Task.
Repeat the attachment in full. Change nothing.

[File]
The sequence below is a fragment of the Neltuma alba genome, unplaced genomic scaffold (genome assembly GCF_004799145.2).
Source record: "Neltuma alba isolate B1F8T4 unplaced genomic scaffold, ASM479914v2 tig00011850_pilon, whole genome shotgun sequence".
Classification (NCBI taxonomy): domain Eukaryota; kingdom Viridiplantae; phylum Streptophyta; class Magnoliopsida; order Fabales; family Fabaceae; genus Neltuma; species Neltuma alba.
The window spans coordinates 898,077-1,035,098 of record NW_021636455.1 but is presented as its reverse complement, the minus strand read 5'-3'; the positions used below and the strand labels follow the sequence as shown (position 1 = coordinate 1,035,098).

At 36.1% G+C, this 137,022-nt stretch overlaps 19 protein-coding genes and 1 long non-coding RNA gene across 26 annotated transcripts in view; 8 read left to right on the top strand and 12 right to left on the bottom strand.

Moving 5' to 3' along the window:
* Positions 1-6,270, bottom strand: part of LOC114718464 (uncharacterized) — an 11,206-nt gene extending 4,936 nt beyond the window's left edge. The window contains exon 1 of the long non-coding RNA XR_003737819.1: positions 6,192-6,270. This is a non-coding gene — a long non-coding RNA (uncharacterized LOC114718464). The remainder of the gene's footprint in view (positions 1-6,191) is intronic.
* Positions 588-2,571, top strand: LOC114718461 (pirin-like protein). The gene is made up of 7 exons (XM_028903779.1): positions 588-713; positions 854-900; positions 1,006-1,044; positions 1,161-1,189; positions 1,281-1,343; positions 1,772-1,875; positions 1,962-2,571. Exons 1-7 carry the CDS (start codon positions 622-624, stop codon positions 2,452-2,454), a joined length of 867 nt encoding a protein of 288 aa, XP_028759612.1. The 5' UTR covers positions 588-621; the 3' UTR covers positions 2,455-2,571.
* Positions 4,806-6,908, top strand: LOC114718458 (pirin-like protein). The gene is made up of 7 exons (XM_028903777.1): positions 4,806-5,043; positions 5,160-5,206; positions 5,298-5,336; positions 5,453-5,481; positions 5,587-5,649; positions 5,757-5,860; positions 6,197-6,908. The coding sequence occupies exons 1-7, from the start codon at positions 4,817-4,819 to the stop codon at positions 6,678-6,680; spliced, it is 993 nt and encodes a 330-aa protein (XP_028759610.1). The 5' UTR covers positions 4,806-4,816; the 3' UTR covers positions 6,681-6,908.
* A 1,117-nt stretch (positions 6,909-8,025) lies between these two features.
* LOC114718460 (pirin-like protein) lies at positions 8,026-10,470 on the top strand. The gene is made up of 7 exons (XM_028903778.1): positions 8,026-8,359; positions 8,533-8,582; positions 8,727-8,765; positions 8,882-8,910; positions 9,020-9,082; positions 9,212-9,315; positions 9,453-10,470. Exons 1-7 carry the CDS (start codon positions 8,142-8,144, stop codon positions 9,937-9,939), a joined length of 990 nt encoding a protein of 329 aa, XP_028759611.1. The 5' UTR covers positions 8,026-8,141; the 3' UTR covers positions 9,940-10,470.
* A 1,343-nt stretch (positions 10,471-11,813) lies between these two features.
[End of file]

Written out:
The sequence below is a fragment of the Neltuma alba genome, unplaced genomic scaffold (genome assembly GCF_004799145.2).
Source record: "Neltuma alba isolate B1F8T4 unplaced genomic scaffold, ASM479914v2 tig00011850_pilon, whole genome shotgun sequence".
Classification (NCBI taxonomy): domain Eukaryota; kingdom Viridiplantae; phylum Streptophyta; class Magnoliopsida; order Fabales; family Fabaceae; genus Neltuma; species Neltuma alba.
The window spans coordinates 898,077-1,035,098 of record NW_021636455.1 but is presented as its reverse complement, the minus strand read 5'-3'; the positions used below and the strand labels follow the sequence as shown (position 1 = coordinate 1,035,098).

At 36.1% G+C, this 137,022-nt stretch overlaps 19 protein-coding genes and 1 long non-coding RNA gene across 26 annotated transcripts in view; 8 read left to right on the top strand and 12 right to left on the bottom strand.

Moving 5' to 3' along the window:
* Positions 1-6,270, bottom strand: part of LOC114718464 (uncharacterized) — an 11,206-nt gene extending 4,936 nt beyond the window's left edge. The window contains exon 1 of the long non-coding RNA XR_003737819.1: positions 6,192-6,270. This is a non-coding gene — a long non-coding RNA (uncharacterized LOC114718464). The remainder of the gene's footprint in view (positions 1-6,191) is intronic.
* Positions 588-2,571, top strand: LOC114718461 (pirin-like protein). The gene is made up of 7 exons (XM_028903779.1): positions 588-713; positions 854-900; positions 1,006-1,044; positions 1,161-1,189; positions 1,281-1,343; positions 1,772-1,875; positions 1,962-2,571. Exons 1-7 carry the CDS (start codon positions 622-624, stop codon positions 2,452-2,454), a joined length of 867 nt encoding a protein of 288 aa, XP_028759612.1. The 5' UTR covers positions 588-621; the 3' UTR covers positions 2,455-2,571.
* Positions 4,806-6,908, top strand: LOC114718458 (pirin-like protein). The gene is made up of 7 exons (XM_028903777.1): positions 4,806-5,043; positions 5,160-5,206; positions 5,298-5,336; positions 5,453-5,481; positions 5,587-5,649; positions 5,757-5,860; positions 6,197-6,908. The coding sequence occupies exons 1-7, from the start codon at positions 4,817-4,819 to the stop codon at positions 6,678-6,680; spliced, it is 993 nt and encodes a 330-aa protein (XP_028759610.1). The 5' UTR covers positions 4,806-4,816; the 3' UTR covers positions 6,681-6,908.
* A 1,117-nt stretch (positions 6,909-8,025) lies between these two features.
* LOC114718460 (pirin-like protein) lies at positions 8,026-10,470 on the top strand. The gene is made up of 7 exons (XM_028903778.1): positions 8,026-8,359; positions 8,533-8,582; positions 8,727-8,765; positions 8,882-8,910; positions 9,020-9,082; positions 9,212-9,315; positions 9,453-10,470. Exons 1-7 carry the CDS (start codon positions 8,142-8,144, stop codon positions 9,937-9,939), a joined length of 990 nt encoding a protein of 329 aa, XP_028759611.1. The 5' UTR covers positions 8,026-8,141; the 3' UTR covers positions 9,940-10,470.
* A 1,343-nt stretch (positions 10,471-11,813) lies between these two features.